Killing the Murnion Dogs (Paperback)
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Poetry. KILLING THE MURNION DOGS, Joe Wilkins's first full-length collection, is a series of elegies. Herein we grieve years and fathers, highways and memories, rivers, shotgun shacks, and myths. These poems sing us down the two-lane highways and backroads of the vast American interior, from the hard-luck plains of eastern Montana to the cypress swamps of the Mississippi Delta, yet KILLING THE MURNION DOGS refuses the easy answers of nostalgia or cynicism. Rather, these poems insist that we "remember the good pain," that despite it all "this dust here is home." And so we search always, insistently for a place to abide inside the loss. "It is time to grieve," Wilkins tells us, "to believe in the world again. "The most striking component of it is its awareness of 'the whole world.' What is ordinary becomes transcendent. In places derelict and seemingly unexceptional, Wilkins compels us to recognize what is worth salvage, worth praise." Deborah Kim, Indiana Review.
About the Author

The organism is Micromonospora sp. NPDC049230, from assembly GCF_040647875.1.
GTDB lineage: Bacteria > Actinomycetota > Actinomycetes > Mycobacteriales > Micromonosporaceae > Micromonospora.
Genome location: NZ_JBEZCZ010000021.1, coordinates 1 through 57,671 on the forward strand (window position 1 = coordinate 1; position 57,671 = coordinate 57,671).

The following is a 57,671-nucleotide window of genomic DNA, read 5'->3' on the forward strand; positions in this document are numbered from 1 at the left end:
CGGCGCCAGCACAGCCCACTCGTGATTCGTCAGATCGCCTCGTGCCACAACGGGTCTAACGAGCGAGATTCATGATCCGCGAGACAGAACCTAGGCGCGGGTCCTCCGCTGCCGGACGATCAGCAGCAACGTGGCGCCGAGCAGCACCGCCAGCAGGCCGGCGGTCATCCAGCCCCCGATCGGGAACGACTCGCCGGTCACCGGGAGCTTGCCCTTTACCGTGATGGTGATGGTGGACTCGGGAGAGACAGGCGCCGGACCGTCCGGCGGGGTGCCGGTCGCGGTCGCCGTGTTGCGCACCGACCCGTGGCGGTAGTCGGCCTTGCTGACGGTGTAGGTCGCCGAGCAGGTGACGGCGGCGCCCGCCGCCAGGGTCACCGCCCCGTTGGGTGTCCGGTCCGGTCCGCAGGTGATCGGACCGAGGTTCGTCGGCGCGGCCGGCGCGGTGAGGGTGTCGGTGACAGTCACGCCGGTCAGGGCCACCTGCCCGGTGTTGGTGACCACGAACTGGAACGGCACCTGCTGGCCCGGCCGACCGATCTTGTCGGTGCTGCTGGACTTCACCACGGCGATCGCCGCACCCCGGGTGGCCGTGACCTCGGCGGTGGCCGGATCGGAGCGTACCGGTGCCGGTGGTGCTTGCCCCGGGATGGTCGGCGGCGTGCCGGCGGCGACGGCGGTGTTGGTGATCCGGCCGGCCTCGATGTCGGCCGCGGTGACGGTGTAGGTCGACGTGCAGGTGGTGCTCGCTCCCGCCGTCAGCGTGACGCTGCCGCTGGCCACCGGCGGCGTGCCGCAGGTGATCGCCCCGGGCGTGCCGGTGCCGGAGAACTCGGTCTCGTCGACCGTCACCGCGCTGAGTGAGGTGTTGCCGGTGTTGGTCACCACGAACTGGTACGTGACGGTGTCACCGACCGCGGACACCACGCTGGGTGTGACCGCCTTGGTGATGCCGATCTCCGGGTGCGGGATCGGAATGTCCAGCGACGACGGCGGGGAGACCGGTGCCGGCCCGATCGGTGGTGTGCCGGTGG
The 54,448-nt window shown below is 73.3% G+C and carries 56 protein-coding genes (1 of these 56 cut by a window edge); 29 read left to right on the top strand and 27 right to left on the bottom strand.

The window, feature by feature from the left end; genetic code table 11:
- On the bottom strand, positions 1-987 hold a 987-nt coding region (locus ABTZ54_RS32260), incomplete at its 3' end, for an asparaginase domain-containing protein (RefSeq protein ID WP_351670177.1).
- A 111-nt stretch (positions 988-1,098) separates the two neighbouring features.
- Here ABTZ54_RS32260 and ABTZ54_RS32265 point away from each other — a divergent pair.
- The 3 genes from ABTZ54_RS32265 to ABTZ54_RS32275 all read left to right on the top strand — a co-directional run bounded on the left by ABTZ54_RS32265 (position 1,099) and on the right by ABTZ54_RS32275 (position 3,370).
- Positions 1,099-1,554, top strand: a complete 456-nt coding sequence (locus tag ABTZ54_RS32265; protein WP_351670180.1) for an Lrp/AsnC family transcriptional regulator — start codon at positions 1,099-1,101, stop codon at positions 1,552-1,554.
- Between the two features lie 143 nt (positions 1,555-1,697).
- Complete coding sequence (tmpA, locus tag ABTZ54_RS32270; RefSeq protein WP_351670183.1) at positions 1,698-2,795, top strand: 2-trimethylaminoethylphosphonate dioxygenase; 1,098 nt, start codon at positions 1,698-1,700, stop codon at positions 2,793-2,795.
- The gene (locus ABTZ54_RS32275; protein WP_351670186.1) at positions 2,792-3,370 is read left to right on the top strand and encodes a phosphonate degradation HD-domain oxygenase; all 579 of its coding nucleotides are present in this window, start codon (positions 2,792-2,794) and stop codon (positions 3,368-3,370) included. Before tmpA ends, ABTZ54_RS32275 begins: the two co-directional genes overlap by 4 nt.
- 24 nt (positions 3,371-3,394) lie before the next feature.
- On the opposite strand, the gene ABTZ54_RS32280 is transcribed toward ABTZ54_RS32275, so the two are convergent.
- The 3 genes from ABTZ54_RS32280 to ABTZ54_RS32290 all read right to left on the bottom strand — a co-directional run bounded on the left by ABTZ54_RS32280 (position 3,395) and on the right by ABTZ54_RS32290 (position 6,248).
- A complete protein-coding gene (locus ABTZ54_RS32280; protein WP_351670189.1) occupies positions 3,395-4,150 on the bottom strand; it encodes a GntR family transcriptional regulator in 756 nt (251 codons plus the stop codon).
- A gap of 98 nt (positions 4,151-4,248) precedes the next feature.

Joe Wilkins's debut, KILLING THE MURNION DOGS, was published by Black Lawrence in 2011 and subsequently named a finalist for a number of national post-publication book awards, including the Paterson Poetry Prize and the High Plains Book Award. Wilkins's other books include a memoir, The Mountain and the Fathers: Growing up on the Big Dry(Counterpoint 2012), winner of a 2014 GLCA New Writers Award—an honor that has previously recognized early works by the likes of Richard Ford, Louise Erdrich, and Alice Munro, among others—and another book of poems, NOTES FROM THE JOURNEY WESTWARD (White Pine 2012). He has recently published two chapbooks, one of essays, We Had to Go On Living (Red Bird Chapbooks 2014) and one of poetry, Leviathan (Iron Horse 2014). Wilkins's latest book is Far Enough: A Western in Fragments, a chapbook of short fiction from Black Lawrence Press (2015). Wilkins lives with his wife, son, and daughter in McMinnville, Oregon, where he teaches writing at Linfield College.